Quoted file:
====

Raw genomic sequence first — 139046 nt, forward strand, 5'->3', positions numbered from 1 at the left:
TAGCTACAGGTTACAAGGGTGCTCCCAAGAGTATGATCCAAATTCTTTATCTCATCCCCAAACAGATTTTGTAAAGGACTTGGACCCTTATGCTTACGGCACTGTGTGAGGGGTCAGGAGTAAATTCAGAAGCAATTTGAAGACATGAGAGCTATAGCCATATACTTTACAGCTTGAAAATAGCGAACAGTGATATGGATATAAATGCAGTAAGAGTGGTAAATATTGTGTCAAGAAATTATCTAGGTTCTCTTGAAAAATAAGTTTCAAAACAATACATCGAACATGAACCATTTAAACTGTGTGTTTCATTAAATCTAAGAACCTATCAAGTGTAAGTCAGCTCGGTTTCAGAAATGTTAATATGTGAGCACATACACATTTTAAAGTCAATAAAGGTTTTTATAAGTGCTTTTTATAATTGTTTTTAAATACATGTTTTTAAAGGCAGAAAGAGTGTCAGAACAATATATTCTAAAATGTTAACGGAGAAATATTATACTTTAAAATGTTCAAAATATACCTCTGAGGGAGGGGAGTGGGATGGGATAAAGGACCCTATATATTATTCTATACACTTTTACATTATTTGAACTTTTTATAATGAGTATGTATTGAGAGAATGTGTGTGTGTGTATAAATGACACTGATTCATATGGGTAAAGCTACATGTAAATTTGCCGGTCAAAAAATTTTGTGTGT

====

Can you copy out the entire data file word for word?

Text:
Raw genomic sequence first — 139046 nt, forward strand, 5'->3', positions numbered from 1 at the left:
TAGCTACAGGTTACAAGGGTGCTCCCAAGAGTATGATCCAAATTCTTTATCTCATCCCCAAACAGATTTTGTAAAGGACTTGGACCCTTATGCTTACGGCACTGTGTGAGGGGTCAGGAGTAAATTCAGAAGCAATTTGAAGACATGAGAGCTATAGCCATATACTTTACAGCTTGAAAATAGCGAACAGTGATATGGATATAAATGCAGTAAGAGTGGTAAATATTGTGTCAAGAAATTATCTAGGTTCTCTTGAAAAATAAGTTTCAAAACAATACATCGAACATGAACCATTTAAACTGTGTGTTTCATTAAATCTAAGAACCTATCAAGTGTAAGTCAGCTCGGTTTCAGAAATGTTAATATGTGAGCACATACACATTTTAAAGTCAATAAAGGTTTTTATAAGTGCTTTTTATAATTGTTTTTAAATACATGTTTTTAAAGGCAGAAAGAGTGTCAGAACAATATATTCTAAAATGTTAACGGAGAAATATTATACTTTAAAATGTTCAAAATATACCTCTGAGGGAGGGGAGTGGGATGGGATAAAGGACCCTATATATTATTCTATACACTTTTACATTATTTGAACTTTTTATAATGAGTATGTATTGAGAGAATGTGTGTGTGTGTATAAATGACACTGATTCATATGGGTAAAGCTACATGTAAATTTGCCGGTCAAAAAATTTTGTGTGT